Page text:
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November 20, 2018

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Diamond diplomat: Southern Nevada high school coach helping popularize baseball in Israel

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Steve Marcus

Mitch Glasser, who played for Israel in the 2017 World Baseball Classic qualifier, poses at Green Valley High School in Henderson Wednesday, Oct. 5, 2016. Israel qualified for the WBC for the first time, and will play powerhouses such as the Dominican Republic, Puerto Rico and the U.S.

They weren’t allowed to play catch along the Western Wall.

But Mitch Glasser and his cousin, Corey Westfall, broke out their baseball gloves nearly everywhere else during a 2010 birthright trip to Israel — from the banks of the Dead Sea to the beaches of Tel Aviv.

In good company

Glasser moved to Las Vegas for the baseball offseason to train and coach after his longtime girlfriend accepted a job in the valley.

He’s not the only one in that situation on the Israeli national roster. Catcher Nick Rickles, who’s from Fort Lauderdale, Fla., and is in the Washington Nationals organization, came to Southern Nevada for the same reasons.

Glasser and Rickles joined Mike Meyers and Dean Kremer as Team Israel members with ties to Las Vegas. Meyers grew up locally and graduated from Silverado High in 2012 before the Boston Red Sox drafted him in the 12th round.

Kremer, the first Israeli citizen ever drafted by a Major League Baseball team, spent a season pitching for UNLV before the Los Angeles Dodgers selected him in the 14th round this June.

“People would just look at us and not know what it was,” Glasser recalled.

The 26-year-old professional baseball player hopes that’s not always the case. He has a long-term goal of helping to bring America’s pastime to Israel.

Glasser works as a substitute teacher and assistant baseball coach at Green Valley High during the offseason, and last month, he played second base and third base on Israel’s national team, which qualified for the 2017 World Baseball Classic by beating Brazil and Great Britain twice in a tournament in Brooklyn.

“It was one of the highlights of my career,” he said. “It was great to play international baseball and fun to represent Israel and get the support of Jewish people everywhere.”

Glasser was deeply involved in Chicago’s Jewish community growing up, even attending a Jewish day school. He was eligible to play for Israel based on the WBC’s heritage rule, which allows anyone who can become a citizen of a country to be on its roster.

He learned of the possibility while attending a fundraiser shortly after the Chicago White Sox, his childhood favorite team, took him in the 39th round of the 2012 Major League Baseball Entry Draft.

Glasser received notice that he was a candidate for the national team this year while playing in an independent league with the Joplin Blasters in Missouri.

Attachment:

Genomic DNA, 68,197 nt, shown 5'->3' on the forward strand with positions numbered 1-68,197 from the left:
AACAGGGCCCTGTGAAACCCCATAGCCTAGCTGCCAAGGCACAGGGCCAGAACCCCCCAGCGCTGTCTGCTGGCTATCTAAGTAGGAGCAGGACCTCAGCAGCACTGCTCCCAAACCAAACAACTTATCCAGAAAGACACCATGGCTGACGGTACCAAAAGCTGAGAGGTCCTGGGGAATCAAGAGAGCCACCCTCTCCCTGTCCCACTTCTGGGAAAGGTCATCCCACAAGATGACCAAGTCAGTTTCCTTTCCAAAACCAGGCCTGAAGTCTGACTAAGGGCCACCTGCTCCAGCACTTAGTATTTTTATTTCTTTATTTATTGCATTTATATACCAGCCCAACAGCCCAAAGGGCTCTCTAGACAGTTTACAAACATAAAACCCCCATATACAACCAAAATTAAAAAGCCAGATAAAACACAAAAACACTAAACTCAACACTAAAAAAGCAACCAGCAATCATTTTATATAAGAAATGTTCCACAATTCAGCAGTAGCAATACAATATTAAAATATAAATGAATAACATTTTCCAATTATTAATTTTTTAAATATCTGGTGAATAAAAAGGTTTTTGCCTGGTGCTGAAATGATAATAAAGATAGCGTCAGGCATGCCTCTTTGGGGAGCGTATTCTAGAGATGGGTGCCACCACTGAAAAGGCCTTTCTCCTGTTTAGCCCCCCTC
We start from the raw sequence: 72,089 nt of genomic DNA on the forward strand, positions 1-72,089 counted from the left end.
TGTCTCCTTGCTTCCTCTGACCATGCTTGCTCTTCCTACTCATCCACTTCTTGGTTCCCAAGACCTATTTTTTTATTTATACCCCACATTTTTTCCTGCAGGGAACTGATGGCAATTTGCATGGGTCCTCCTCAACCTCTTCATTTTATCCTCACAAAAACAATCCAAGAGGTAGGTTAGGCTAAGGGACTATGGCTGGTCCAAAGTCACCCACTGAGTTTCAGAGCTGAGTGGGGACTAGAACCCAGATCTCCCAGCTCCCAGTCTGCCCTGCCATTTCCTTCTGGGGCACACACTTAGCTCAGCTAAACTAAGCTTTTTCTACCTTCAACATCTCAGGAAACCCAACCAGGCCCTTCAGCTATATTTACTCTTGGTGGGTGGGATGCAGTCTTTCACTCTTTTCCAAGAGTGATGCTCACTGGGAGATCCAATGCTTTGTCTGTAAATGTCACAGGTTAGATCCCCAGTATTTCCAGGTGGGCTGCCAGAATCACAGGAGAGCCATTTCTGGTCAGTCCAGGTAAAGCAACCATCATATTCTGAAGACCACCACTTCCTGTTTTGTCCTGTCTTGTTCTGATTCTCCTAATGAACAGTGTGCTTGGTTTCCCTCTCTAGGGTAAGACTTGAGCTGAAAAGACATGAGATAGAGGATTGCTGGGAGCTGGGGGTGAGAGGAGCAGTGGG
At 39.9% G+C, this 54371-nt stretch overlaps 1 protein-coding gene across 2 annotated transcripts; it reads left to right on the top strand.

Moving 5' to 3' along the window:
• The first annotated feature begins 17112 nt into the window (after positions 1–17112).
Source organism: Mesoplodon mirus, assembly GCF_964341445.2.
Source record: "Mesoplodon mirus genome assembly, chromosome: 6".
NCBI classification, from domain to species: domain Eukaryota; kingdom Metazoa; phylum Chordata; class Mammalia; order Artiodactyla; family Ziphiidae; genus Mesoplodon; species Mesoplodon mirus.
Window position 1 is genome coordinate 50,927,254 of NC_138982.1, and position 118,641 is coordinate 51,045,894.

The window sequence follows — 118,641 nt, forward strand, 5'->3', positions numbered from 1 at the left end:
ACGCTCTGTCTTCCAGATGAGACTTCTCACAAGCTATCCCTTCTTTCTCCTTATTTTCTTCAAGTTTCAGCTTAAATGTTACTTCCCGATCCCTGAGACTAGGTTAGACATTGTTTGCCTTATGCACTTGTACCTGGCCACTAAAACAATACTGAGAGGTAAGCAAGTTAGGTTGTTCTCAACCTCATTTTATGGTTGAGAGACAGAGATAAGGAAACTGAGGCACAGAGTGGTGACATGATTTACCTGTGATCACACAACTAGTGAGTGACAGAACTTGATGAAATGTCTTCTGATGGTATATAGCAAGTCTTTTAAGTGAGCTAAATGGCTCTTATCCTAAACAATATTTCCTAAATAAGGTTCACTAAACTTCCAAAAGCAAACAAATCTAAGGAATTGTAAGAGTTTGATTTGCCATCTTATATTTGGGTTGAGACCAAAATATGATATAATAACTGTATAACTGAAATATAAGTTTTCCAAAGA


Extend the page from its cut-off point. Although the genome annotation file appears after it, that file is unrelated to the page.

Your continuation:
“Once I knew it was possible, that became my goal for the rest of the season — to make the team,” he said.

Glasser had an impressive season for the Blasters, batting .314 with 47 RBIs to go with 16 stolen bases. He continued to play well for Israel, going 1-for-4 with a double and fielding the ground ball to record the last out in a 9-1 victory over Britain in the final.

“The games are all a blur,” Glasser said. “It was more the guys on the team, the characters we had that I’ll remember. Playing with 27 other Jewish baseball players was a unique experience. We all might have been the token Jewish guy on our other teams, but now there were 28 of us. I’d love to continue that.”

Israel begins WBC pool play next March in Seoul, South Korea, but Glasser is unsure if he’ll retain his position with the team. Because the tournament is staged during the offseason, Major League Baseball players are available to join the roster and Glasser will understand if he’s passed up.

Either way, he won’t be ending his relationship with the Israel Association of Baseball. Being on the national team exposed Glasser to the Baseball Le’Kulam — or “Baseball for All” — program.

It’s an initiative to get Jewish and Arab children in Israel learning baseball together in camps.

“They’re trying to spread it city by city and use baseball as a grassroots program of cooperation,” Glasser described. “That’s something I find fascinating, and using baseball to give back is something I really want to do.”

He’s in the beginning stages of planning his third trip to Israel within the next year or two, and wants to schedule it around the Baseball Le’Kulam schedule. In a country where overhand-throwing sports are rare, Glasser said the program has a long way to go to popularize baseball in Israel.

“But I think it’s something that could be special,” Glasser said. “Those are two of the things I love most in the world, so if I can help spread baseball in Israel, I’m going to be there to help with that goal.”

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